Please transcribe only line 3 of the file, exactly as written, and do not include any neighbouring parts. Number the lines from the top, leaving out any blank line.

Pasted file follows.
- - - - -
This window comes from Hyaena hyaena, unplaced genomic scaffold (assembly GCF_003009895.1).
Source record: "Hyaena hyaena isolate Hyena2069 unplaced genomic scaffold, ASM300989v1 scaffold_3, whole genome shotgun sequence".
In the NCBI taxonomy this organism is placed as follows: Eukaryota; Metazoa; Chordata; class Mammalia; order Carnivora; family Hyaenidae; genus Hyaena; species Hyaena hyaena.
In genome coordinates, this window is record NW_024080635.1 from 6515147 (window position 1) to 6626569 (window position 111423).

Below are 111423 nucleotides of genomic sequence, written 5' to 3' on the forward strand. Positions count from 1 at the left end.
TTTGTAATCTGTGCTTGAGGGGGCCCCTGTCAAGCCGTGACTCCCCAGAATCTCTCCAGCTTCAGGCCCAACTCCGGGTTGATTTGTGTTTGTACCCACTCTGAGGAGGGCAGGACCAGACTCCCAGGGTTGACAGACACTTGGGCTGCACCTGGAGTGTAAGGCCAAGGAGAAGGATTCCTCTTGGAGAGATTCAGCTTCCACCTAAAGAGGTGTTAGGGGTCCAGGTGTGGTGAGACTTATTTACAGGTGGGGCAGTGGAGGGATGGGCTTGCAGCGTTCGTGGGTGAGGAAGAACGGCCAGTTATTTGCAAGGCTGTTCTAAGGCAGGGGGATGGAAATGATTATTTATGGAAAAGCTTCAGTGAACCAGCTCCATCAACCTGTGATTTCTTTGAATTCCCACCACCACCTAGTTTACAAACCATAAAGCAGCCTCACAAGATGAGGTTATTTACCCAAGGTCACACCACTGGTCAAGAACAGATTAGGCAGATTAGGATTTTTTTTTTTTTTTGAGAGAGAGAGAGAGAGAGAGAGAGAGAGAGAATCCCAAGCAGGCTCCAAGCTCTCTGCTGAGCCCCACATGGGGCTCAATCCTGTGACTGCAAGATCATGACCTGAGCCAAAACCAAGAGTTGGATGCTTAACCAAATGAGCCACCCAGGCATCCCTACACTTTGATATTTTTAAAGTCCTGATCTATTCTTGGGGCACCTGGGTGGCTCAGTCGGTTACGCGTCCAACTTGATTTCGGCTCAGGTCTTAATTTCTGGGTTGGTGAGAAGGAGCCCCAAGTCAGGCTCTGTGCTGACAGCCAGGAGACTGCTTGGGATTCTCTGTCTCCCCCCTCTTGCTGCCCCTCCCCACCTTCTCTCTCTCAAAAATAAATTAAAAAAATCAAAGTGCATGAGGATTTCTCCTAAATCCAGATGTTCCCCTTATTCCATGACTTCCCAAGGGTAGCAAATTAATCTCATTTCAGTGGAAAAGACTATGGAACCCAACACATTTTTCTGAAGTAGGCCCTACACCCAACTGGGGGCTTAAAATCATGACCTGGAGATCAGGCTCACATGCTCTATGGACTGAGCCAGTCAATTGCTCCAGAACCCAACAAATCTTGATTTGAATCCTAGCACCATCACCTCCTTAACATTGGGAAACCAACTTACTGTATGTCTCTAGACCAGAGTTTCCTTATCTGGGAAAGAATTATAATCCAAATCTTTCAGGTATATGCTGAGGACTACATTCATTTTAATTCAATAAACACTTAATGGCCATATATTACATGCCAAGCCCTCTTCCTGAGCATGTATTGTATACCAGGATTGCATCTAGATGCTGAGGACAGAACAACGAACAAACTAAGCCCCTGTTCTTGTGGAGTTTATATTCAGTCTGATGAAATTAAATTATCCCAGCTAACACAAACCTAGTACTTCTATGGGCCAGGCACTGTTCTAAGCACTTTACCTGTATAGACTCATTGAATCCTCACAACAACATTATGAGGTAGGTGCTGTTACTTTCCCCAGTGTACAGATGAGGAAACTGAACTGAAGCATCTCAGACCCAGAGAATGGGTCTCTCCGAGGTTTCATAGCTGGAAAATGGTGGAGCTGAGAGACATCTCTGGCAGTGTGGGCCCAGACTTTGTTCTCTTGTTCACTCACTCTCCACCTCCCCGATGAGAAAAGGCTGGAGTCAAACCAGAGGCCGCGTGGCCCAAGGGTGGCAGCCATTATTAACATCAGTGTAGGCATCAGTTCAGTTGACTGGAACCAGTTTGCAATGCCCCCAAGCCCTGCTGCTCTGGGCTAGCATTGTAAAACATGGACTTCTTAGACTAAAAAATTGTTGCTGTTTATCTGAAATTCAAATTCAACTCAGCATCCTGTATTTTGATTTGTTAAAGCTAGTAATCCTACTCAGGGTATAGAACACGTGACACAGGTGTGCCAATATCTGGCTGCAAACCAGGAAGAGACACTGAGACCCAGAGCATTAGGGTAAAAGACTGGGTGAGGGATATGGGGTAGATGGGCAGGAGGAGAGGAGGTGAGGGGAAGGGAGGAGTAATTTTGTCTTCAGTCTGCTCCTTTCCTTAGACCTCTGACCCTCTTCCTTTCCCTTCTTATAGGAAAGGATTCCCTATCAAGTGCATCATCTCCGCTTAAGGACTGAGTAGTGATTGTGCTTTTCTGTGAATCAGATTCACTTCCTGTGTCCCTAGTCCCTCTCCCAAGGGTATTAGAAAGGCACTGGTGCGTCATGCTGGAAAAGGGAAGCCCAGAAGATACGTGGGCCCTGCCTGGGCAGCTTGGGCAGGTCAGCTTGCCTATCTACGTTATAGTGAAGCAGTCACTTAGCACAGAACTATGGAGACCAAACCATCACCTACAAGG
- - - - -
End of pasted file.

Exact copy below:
In the NCBI taxonomy this organism is placed as follows: Eukaryota; Metazoa; Chordata; class Mammalia; order Carnivora; family Hyaenidae; genus Hyaena; species Hyaena hyaena.